Under controlled and validated aseptic conditions, add 1 mL of solvent to each vial containing 1.5 mg of rasburicase and mix by swirling very gently. Do not shake. Inspect visually prior to use. Only clear solutions without particles should be used. The solvent contains no preservative, therefore the solution should be reconstituted immediately prior to further dilution, and in no case be stored for longer than 24 hours at 2-8°C.

7.5 mg vials.

Under controlled and validated aseptic conditions, add 5 mL of solvent to each vial containing 7.5 mg of rasburicase and mix by swirling very gently. Do not shake. Inspect visually prior to use. Only clear solutions without particles should be used. The solvent contains no preservative, therefore the solution should be reconstituted immediately prior to further dilution, and in no case be stored for longer than 24 hours at 2-8°C.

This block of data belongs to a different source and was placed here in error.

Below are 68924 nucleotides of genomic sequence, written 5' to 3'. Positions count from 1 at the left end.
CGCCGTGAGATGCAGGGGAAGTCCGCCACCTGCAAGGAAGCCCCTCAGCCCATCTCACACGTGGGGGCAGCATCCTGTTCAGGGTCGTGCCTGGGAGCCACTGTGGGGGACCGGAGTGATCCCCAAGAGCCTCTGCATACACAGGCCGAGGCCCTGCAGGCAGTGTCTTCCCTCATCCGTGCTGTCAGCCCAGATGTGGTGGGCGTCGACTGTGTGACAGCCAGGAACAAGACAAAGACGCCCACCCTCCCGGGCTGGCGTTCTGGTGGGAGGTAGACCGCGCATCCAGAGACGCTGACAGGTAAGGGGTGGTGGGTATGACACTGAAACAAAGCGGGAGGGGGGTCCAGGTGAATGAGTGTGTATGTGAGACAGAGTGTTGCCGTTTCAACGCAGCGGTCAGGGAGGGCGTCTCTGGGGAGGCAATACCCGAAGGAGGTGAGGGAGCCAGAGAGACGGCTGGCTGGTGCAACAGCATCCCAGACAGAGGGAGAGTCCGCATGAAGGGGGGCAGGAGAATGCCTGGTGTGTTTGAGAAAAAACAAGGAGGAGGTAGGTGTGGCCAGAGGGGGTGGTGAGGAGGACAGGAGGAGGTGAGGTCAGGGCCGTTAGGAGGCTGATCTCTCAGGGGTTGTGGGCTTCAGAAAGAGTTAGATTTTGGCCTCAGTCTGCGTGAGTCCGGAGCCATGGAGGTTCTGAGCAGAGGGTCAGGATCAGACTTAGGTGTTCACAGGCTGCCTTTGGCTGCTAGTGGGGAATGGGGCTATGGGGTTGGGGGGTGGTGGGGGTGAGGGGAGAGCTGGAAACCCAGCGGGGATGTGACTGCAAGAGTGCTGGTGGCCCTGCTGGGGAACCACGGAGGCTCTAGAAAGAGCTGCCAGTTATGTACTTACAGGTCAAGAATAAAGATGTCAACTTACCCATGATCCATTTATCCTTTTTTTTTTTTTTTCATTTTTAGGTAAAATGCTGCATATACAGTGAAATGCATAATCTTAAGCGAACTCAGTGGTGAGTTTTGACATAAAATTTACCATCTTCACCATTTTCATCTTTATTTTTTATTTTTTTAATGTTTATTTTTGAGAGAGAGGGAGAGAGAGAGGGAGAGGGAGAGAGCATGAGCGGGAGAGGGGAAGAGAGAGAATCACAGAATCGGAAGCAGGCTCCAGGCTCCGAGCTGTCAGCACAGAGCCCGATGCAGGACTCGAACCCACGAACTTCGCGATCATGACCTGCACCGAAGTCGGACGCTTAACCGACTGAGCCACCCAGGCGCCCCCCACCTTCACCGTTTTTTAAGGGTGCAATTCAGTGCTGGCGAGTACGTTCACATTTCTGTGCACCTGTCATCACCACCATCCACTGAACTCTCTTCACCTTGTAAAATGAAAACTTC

Dilution before infusion.

1.5 mg vials.

The required quantity of solution (according to the patient's bodyweight) is to be further diluted with 0.9% sodium chloride injection to make up a total volume of 50 mL. As the reconstituted solution contains no preservative the diluted solution should be infused immediately, and in no case be stored for longer than 24 hours at 2-8°C.

7.5 mg vials.

The required quantity of solution (according to the patient's bodyweight) is to be further diluted with 0.9% sodium chloride injection to make up a total volume of 50 mL. As the reconstituted solution contains no preservative the diluted solution should be infused immediately, and in no case be stored for longer than 24 hours at 2-8°C.